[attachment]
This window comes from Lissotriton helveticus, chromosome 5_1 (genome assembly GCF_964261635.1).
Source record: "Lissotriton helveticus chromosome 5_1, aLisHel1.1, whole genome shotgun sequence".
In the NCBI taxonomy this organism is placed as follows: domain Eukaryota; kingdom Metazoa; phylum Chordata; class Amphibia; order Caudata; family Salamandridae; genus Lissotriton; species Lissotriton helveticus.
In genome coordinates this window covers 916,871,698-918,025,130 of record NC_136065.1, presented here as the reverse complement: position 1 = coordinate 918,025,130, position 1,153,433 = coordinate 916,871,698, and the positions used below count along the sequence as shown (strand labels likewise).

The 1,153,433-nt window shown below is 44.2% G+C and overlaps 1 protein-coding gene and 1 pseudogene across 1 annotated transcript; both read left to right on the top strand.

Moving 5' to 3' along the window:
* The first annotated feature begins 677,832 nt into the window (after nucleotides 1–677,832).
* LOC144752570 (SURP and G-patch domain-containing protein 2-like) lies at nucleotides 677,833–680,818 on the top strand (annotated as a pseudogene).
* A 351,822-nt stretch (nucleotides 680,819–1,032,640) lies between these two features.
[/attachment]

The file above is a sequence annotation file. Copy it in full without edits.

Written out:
This window comes from Lissotriton helveticus, chromosome 5_1 (genome assembly GCF_964261635.1).
Source record: "Lissotriton helveticus chromosome 5_1, aLisHel1.1, whole genome shotgun sequence".
In the NCBI taxonomy this organism is placed as follows: domain Eukaryota; kingdom Metazoa; phylum Chordata; class Amphibia; order Caudata; family Salamandridae; genus Lissotriton; species Lissotriton helveticus.
In genome coordinates this window covers 916,871,698-918,025,130 of record NC_136065.1, presented here as the reverse complement: position 1 = coordinate 918,025,130, position 1,153,433 = coordinate 916,871,698, and the positions used below count along the sequence as shown (strand labels likewise).

The 1,153,433-nt window shown below is 44.2% G+C and overlaps 1 protein-coding gene and 1 pseudogene across 1 annotated transcript; both read left to right on the top strand.

Moving 5' to 3' along the window:
* The first annotated feature begins 677,832 nt into the window (after nucleotides 1–677,832).
* LOC144752570 (SURP and G-patch domain-containing protein 2-like) lies at nucleotides 677,833–680,818 on the top strand (annotated as a pseudogene).
* A 351,822-nt stretch (nucleotides 680,819–1,032,640) lies between these two features.